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Etymology of Menstruation

January 31, 2012

I got curious and thanks to the Internet curiosity is easily satisfied these days.

From the online Etymology dictionary:

Menstruation: c.1780, from menstruate + -ion. O.E. equivalent was monaðblot “month-blood.”

Menstrual: late 14c., from O.Fr. menstruel, from L. menstrualis “monthly,” especially “of or having monthly courses,” from menstruus “of menstruation, monthly,” from mensis “month” (see menses).

Menses: “monthly discharge of blood from the uterus,” 1590s, from L. menses, pl. of mensis “month” (see moon).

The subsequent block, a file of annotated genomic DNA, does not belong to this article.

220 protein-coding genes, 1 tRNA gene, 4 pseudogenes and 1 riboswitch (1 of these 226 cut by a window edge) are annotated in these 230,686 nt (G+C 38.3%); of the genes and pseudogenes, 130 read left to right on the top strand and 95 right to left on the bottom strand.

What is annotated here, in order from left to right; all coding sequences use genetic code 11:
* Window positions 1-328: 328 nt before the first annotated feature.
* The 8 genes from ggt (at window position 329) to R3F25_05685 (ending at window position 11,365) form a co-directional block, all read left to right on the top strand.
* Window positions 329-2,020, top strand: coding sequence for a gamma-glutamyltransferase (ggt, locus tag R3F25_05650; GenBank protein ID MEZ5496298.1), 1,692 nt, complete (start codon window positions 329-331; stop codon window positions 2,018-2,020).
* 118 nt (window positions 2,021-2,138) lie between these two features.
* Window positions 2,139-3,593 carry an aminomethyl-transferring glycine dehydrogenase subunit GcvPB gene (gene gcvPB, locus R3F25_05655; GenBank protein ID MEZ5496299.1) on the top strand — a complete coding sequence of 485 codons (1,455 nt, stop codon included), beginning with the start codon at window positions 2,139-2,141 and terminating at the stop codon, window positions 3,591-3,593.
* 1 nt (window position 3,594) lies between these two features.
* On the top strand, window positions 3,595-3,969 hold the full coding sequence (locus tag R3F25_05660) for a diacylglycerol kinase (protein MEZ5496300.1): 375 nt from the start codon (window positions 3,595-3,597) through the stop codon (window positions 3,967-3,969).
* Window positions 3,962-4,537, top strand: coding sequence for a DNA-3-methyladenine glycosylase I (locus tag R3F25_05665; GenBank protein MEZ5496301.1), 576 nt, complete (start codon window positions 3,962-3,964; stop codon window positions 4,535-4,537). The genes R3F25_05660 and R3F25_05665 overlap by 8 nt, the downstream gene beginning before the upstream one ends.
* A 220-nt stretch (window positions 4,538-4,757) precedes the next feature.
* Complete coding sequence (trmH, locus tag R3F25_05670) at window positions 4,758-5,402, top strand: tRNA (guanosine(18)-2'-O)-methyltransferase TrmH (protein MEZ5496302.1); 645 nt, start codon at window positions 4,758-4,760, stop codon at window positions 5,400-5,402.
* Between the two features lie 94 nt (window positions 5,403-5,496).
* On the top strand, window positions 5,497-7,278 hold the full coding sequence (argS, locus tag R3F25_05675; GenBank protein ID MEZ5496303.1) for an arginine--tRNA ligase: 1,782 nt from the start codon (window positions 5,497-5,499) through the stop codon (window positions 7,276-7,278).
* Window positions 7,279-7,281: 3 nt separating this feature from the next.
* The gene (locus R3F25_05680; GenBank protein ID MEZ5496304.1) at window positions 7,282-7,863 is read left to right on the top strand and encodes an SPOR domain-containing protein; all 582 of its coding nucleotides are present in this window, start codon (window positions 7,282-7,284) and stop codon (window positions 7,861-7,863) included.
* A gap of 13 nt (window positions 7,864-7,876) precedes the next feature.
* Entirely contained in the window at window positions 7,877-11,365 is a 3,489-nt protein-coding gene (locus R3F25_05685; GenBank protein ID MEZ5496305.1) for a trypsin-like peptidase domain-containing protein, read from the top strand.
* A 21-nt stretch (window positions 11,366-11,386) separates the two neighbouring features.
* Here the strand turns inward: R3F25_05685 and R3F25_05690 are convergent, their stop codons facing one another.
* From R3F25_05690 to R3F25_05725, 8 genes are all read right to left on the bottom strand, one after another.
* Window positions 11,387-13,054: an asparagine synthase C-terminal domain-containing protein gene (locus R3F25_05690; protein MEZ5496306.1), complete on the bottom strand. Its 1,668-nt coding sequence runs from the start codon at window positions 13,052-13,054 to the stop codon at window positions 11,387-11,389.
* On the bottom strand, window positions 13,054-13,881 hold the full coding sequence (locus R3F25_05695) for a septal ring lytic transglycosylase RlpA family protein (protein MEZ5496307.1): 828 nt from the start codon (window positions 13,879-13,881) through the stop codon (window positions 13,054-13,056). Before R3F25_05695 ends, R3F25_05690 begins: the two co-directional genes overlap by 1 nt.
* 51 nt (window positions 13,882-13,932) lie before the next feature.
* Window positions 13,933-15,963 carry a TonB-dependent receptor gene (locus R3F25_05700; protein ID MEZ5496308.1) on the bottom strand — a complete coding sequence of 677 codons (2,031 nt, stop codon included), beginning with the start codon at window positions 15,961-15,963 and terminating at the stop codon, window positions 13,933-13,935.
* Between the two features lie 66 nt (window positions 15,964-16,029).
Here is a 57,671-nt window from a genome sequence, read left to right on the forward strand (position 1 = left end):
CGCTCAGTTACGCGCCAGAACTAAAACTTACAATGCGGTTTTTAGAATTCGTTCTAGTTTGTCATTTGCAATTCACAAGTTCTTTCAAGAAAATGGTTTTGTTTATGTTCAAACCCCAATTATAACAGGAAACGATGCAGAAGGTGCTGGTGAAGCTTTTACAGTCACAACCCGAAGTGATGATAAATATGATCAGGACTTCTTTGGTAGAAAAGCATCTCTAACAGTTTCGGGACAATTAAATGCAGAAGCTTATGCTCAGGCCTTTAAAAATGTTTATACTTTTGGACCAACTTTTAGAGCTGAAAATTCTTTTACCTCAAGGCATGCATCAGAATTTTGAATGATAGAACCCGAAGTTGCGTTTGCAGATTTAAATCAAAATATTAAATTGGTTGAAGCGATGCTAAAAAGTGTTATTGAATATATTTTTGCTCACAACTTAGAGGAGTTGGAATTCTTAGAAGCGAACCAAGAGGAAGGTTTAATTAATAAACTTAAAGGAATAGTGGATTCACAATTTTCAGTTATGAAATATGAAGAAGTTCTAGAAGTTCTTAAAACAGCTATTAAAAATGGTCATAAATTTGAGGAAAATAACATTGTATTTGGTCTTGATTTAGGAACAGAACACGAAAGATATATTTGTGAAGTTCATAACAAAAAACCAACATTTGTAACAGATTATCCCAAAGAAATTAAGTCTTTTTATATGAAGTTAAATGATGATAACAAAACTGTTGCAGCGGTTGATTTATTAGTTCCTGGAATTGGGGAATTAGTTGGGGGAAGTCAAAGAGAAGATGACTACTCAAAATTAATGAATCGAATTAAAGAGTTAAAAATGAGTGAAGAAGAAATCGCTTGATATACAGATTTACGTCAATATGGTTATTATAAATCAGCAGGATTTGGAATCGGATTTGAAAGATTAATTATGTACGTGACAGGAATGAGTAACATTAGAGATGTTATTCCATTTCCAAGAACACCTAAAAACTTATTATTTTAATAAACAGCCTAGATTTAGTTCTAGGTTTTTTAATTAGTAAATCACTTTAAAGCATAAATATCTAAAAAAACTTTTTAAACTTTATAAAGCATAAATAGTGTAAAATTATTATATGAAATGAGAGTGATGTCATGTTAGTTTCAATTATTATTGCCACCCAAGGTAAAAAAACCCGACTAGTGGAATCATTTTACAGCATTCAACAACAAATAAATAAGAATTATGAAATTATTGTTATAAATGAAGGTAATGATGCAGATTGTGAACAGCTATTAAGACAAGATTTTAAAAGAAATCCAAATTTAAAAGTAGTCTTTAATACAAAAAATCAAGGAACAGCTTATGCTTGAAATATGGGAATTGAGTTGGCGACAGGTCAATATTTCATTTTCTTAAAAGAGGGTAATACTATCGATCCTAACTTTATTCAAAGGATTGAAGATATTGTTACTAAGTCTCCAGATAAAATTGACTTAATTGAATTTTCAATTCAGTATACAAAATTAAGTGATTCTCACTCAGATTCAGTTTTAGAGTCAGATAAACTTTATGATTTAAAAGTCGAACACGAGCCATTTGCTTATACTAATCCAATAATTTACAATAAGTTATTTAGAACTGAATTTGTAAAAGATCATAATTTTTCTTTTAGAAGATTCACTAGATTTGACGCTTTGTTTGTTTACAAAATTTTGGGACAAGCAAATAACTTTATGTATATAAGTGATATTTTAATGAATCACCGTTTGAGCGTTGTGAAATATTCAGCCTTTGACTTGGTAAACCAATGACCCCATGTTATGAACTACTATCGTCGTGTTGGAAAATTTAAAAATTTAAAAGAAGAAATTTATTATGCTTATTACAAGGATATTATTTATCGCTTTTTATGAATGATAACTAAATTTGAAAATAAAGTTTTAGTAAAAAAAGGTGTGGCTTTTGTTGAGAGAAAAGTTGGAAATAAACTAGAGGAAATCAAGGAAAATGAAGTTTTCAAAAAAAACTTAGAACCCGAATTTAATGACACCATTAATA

Moon: O.E. mona, from P.Gmc. *mænon- (cf. O.S., O.H.G. mano, O.Fris. mona, O.N. mani, Du. maan, Ger. Mond, Goth. mena “moon”), from PIE *me(n)ses- “moon, month” (cf. Skt. masah “moon, month;” Avestan ma, Pers. mah, Armenian mis “month;” Gk. mene “moon,” men “month;” L. mensis “month;” O.C.S. meseci, Lith. menesis “moon, month;” O.Ir. mi, Welsh mis, Bret. miz “month”), probably from base *me- “to measure,” in reference to the moon’s phases as the measure of time. In Greek, Italic, Celtic, Armenian the cognate words now mean only “month.” Gk. selene (Lesbian selanna) is from selas “light, brightness (of heavenly bodies).”

Pretty straightforward… no surprise there… interesting nonetheless.

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